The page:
The first phase of Mexico’s 2006 federal election campaign is over. Since Sunday, December 11, the presidential candidates are beholden to an “election truce” imposed by the Federal Electoral Institute (IFE). Until January 18, the candidates are strictly prohibited from campaigning.
In the days prior to the “truce,” the three main candidates all engaged in a feverish pace of activities. They cemented their electoral coalitions, attended swearing-in ceremonies and made last-minute pitches for votes. On a campaign swing through Tijuana late last week, Felipe Calderon, the candidate of President Vicente Fox’s center-right National Action Party (PAN) took aim at US immigration policies and border security proposals.
Speaking to a small crowd of supporters, Calderon criticized proposals in the US to build more fences on the border with Mexico. “Mexicans who cross the border aren’t terrorists but people who risk their lives to offer a better future to their families,” Calderon said. The conservative candidate’s views on border walls coincide with the opinions of most Mexicans, but also highlight a growing schism with the US over the issue. A poll conducted earlier this year by the private Ekos firm showed 78 percent of Mexicans were opposed to border walls, while 70 percent of US citizens were in favor of them.
Calderon was highly visible on the eve of the December 11 campaign suspension, running a blitz of warm and fuzzy ads on the Televisa network that featured the candidate and his smiling family giving holiday greetings to viewers.
In Mexico City, Andres Manuel Lopez Obrador was formally sworn in December 10 as a presidential candidate before a crowd variously estimated at between 60,000 and 100,000 people. Lopez Obrador, who supports removing corn and bean products from the North American Free Trade Agreement, is the candidate of the center-left coalition formed by his Party of Democratic Revolution (PRD) with the smaller Labor (PT) and Convergence for Democracy parties (Convergencia).
The three parties filed a request December 8 for the IFE to grant them coalition status. Reaching out to forces outside the PRD, Lopez Obrador is ironically distanced for the moment from PRD founder and “moral leader,” Cuahtemoc Cardenas, who did not attend the Mexico City mega-event.
Concurring on many issues with Lopez Obrador, Cardenas nevertheless has authored his own set of proposed policy reforms called “A Mexico for All.” Long regarded as the front-runner in the race, Lopez Obrador confronts a sudden surge in Calderon’s popularity, according to some recent polls.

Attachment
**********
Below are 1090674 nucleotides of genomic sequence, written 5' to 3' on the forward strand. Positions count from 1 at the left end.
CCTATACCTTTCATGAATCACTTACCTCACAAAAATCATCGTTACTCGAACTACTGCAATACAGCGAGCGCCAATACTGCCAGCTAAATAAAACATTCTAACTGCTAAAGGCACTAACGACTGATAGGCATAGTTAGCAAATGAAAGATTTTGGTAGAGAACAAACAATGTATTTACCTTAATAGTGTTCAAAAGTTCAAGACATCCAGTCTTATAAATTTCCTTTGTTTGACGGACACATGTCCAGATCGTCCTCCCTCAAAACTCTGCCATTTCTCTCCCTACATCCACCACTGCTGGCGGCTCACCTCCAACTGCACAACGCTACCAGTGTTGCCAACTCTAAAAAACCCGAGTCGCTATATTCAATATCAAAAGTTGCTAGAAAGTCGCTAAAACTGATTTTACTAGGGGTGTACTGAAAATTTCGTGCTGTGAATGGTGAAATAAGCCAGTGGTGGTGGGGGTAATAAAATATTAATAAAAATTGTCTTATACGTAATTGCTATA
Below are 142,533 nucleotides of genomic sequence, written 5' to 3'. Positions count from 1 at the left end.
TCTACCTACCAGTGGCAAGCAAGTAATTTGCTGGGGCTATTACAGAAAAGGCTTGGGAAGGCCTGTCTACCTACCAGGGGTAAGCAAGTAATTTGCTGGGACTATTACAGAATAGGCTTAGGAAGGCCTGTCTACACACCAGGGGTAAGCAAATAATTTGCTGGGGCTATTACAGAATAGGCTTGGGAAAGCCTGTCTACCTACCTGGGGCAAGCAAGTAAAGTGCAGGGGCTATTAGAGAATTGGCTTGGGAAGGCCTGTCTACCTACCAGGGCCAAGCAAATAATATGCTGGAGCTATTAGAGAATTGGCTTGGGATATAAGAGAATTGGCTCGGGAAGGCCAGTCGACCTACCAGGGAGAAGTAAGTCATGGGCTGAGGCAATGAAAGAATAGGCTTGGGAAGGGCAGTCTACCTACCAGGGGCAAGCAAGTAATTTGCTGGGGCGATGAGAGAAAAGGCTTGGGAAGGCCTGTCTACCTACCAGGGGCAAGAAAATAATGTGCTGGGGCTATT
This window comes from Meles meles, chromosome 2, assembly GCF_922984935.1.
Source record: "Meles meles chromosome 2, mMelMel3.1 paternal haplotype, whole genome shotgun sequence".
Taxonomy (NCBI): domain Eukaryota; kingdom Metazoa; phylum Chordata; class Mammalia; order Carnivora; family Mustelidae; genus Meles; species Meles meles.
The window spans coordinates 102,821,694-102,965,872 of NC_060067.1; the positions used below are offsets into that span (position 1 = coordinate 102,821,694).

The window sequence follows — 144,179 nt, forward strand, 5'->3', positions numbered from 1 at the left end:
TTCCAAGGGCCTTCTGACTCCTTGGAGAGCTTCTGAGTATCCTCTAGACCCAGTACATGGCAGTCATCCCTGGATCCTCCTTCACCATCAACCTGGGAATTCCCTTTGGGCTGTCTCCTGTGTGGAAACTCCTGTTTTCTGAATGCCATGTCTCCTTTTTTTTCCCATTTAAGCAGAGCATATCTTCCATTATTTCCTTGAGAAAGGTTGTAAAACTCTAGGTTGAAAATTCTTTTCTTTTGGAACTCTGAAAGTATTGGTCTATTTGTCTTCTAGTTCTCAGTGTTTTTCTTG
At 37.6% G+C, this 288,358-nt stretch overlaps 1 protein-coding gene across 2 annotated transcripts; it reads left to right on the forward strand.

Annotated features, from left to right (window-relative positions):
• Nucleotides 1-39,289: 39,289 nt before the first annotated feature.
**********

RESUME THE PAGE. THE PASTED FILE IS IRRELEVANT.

In another Mexico City swearing-in ceremony, candidate Roberto Madrazo of the Institutional Revolutionary Party (PRI), launched broadsides both at the Fox adminstration and the Mexico City PRD administration. Madrazo attacked his political foes for allegedly sinking Mexico into an economic and public security debacle.
Noticeably absent from Madrazo’s swearing-in was Sonora Governor Eduardo Bours. Madrazo goes into the race with the PRI divided by the nasty fight between Madrazo and teachers’ union leader Elba Esther Gordillo, who many speculate might take her hundreds of thousands of “corporate” votes to the PAN or another smaller party.
Facing expulsion from the PRI, Gordillo ran an full-page statement in Mexican print media last weekend that portayed her struggle with the PRI leadership like a showdown with the Spanish Inquisition. Predicting a 2006 election defeat for the party, Gordillo lampooned the PRI leaders behind her possible expulsion as “cariacatures of Robespierre.” A high-level PRI meeting to decide whether or not to expel Gordillo from the party was set for December 12, Virgin of Guadalupe Day, but the deliberation was suddenly postponed.
Gordillo has other problems: she is opposed by many dissident teachers who accuse the union chief of conducting violent witch hunts of her own against opponents. Escaping the Gordillo drama for a moment, Madrazo and the PRI formalized a campaign coalition with the small Mexican Green Party last week. Interestingly, the new coalition chose the name of the 2000 PRD-led coalition that ran Cuahtemoc Cardenas for president: the Alliance for Mexico.
Meanwhile, some Mexican media have begun assessing the IFE’s campaign to organize voting procedures for Mexicans living abroad as an outright flop.
Even though more than 4 million Mexicans are deemed eligible to participate in next year’s election as absentee voters, only 3,690 absentee voter applications were received by the IFE by December 12. Given that absentee voter registration closes next month, its highly unlikely a significantly greater number of eligible participants will be added to the foreign-based voter roll.
An estimated 75 percent of the applications received by the IFE came from Mexicans living in the US, while about 25 percent came from Mexicans residing in other countries- a curious figure since about 98 percent of eligible absentee voters live in the US. Leonel Castillo Gonzalez, the president of Mexico’s legal tribunal that rules on election-related matters, disputed notions that the absentee voter drive has been a total failure.
“At the moment it seems that it has not had the desired success; there are few signs of will in this sense,” Castillo said. “What it did is open a door. We can take advantage of this experience and improve whatever is needed if this is the road that Mexicans decide to take.”
Luis Carlos Ugalde Ramirez, the president of the IFE, acknowledged that absentee voting costs will be greater than in-country voting expenses.
Reprinted from Frontera NorteSur (FNS): on-line, U.S.-Mexico border news, Center for Latin American and Border Studies, New Mexico State University.